Falcon Heavy successfully lifted off from Launch Complex 39A at Kennedy Space Center in Florida. Falcon Heavy is the most powerful operational rocket in the world by a factor of two, with the ability to lift into orbit nearly 64 metric tons (141,000 lb)--a mass greater than a 737 jetliner loaded with passengers, crew, luggage and fuel.
Falcon Heavy's first stage is composed of three Falcon 9 nine-engine cores whose 27 Merlin engines together generate more than 5 million pounds of thrust at liftoff, equal to approximately eighteen 747 aircraft. Only the Saturn V moon rocket, last flown in 1973, delivered more payload to orbit.
WHAT IS THE FALCON HEAVY?
The essence of the rocket is right there in its name: it’s the heavy-lift version of SpaceX’s Falcon 9 rocket. The vehicle consists of three Falcon 9 cores strapped together, giving the rocket an awesome amount of power. And since each Falcon 9 has nine main rocket engines, there are 27 total engines that will all be used to send this vehicle to space. No other working rocket has ever used so many.
WHAT HAPPENS IF IT’S SUCCESSFUL?
Then the Falcon Heavy has some more flights scheduled. The vehicle is booked to a put up a large communications satellite for operator Arabsat of Saudi Arabia sometime in early 2018. And the Falcon Heavy is also slated to launch a test payload for the US Air Force no earlier than June. That launch will allow the Air Force to judge whether or not the Falcon Heavy is ready to fly national security payloads, which could become a big market for the vehicle. The flight will also contain a cluster of secondary satellites, too, including a special test spacecraft from the Planetary Society called LightSail. The probe is designed to deploy a large, thin sail that uses radiation from the Sun to propel through space.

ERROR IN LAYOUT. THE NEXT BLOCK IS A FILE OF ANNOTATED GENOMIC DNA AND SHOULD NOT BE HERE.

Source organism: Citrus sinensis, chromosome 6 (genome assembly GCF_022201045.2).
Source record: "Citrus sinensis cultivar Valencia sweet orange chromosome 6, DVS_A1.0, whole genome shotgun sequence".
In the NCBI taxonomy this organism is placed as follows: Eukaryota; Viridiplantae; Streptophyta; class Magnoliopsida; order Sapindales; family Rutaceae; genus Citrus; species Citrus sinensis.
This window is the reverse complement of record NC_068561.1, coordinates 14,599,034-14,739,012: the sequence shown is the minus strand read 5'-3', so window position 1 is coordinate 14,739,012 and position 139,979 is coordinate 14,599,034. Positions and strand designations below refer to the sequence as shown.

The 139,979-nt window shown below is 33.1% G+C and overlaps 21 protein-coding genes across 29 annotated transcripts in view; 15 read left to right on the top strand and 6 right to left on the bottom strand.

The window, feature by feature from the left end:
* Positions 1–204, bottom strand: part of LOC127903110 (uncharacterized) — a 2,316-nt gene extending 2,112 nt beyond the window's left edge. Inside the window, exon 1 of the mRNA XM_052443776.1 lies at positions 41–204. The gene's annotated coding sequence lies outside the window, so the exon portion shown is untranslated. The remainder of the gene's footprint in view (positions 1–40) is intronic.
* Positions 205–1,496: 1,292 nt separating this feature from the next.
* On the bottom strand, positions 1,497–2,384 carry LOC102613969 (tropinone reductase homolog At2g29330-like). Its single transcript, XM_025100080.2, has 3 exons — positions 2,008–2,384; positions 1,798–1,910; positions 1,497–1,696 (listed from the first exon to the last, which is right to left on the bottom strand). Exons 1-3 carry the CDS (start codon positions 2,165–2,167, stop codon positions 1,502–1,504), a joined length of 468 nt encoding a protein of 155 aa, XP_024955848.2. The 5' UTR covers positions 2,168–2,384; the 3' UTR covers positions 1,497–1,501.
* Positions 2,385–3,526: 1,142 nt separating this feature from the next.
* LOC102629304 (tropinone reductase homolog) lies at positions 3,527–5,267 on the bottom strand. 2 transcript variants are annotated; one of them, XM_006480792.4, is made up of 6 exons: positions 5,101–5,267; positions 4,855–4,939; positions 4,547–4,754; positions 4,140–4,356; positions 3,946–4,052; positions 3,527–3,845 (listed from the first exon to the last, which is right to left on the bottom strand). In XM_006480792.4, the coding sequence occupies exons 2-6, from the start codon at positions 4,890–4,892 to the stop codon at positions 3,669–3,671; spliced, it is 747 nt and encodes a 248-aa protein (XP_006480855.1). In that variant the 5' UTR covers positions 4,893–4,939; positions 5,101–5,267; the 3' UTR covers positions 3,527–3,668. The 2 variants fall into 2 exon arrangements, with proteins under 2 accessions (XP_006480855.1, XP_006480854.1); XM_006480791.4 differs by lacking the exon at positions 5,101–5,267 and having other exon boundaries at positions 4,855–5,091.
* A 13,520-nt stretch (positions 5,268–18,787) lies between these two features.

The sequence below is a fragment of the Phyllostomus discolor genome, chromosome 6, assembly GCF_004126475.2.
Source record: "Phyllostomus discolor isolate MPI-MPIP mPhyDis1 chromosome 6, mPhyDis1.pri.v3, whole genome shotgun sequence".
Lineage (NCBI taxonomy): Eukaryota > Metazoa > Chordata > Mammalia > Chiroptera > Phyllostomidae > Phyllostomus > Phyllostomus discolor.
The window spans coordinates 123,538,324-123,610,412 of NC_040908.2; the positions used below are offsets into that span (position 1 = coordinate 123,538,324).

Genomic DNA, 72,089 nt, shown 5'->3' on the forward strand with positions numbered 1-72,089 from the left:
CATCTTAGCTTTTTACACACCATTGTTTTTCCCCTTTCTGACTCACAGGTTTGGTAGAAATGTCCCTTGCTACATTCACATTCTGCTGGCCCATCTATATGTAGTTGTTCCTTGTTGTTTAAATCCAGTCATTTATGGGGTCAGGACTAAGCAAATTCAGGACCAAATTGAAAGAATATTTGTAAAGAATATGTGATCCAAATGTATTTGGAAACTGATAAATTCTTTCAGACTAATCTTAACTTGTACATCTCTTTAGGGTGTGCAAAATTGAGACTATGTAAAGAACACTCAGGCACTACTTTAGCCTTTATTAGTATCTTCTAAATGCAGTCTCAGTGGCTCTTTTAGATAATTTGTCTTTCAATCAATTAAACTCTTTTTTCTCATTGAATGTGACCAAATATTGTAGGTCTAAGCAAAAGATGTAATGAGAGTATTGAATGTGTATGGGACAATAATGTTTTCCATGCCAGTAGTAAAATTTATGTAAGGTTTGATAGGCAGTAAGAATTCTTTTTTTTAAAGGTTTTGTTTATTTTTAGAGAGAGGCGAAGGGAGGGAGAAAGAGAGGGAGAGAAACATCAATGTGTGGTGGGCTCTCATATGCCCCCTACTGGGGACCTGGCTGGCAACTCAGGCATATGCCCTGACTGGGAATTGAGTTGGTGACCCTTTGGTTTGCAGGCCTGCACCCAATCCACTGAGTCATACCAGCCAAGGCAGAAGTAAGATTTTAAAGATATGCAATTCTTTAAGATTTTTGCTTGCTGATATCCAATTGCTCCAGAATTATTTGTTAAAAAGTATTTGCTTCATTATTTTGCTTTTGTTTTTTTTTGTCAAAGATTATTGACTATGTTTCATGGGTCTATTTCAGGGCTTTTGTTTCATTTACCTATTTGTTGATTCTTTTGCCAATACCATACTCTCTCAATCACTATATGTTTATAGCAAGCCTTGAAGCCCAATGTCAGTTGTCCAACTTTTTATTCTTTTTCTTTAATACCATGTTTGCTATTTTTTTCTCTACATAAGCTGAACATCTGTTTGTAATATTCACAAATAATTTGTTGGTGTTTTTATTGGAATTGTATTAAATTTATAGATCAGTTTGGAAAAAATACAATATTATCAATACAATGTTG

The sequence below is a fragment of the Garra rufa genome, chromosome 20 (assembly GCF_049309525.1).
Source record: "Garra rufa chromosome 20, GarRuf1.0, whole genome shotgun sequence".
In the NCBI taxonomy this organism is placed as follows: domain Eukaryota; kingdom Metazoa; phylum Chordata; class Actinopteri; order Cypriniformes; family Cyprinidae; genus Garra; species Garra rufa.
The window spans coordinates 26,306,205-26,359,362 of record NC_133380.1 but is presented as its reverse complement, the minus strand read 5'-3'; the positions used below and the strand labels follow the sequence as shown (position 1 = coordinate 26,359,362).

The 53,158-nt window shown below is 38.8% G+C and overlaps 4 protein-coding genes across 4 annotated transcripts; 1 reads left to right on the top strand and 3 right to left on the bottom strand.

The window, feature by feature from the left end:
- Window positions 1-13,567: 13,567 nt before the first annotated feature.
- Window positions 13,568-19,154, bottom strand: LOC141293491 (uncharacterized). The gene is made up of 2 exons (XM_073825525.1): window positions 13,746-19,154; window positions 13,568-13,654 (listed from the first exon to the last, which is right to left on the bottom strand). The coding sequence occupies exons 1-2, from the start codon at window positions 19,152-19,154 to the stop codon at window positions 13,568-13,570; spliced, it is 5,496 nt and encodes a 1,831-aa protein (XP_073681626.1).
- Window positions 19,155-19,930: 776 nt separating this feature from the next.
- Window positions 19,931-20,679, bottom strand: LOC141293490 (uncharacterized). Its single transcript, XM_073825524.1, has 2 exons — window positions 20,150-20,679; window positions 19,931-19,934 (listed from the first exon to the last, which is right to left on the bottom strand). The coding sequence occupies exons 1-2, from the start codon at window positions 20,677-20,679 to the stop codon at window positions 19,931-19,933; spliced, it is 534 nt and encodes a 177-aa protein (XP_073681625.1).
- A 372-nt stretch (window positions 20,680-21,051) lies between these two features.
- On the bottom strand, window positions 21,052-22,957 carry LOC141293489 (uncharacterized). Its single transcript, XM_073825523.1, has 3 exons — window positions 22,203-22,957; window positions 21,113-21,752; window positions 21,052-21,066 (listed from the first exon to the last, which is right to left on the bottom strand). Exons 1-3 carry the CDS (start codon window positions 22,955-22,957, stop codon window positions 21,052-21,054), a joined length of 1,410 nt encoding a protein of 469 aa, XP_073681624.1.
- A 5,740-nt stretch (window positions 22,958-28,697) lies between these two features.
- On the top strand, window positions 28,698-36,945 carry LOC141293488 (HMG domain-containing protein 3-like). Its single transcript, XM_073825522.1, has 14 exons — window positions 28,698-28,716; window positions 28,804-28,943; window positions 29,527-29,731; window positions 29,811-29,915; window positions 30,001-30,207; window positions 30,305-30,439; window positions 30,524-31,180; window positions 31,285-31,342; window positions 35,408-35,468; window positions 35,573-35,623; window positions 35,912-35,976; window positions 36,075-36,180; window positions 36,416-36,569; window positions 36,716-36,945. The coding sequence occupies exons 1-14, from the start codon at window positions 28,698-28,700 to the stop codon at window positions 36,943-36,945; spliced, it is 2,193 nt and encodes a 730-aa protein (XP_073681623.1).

WHERE IS IT LAUNCHING FROM?
The Falcon Heavy is taking off from a historic launch site at NASA’s Kennedy Space Center in Cape Canaveral, Florida, called LC-39A. The site was used to launch the Apollo 11 mission to the Moon as well as numerous Space Shuttle missions — including the final Shuttle launch. In 2014, SpaceX signed a 20-year lease with NASA to use the pad at 39A for the company’s flights, and it has since modified the site to accommodate launches of the Falcon 9 and Falcon Heavy.
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Source: SpaceX, The Verge, Samratinvestment.com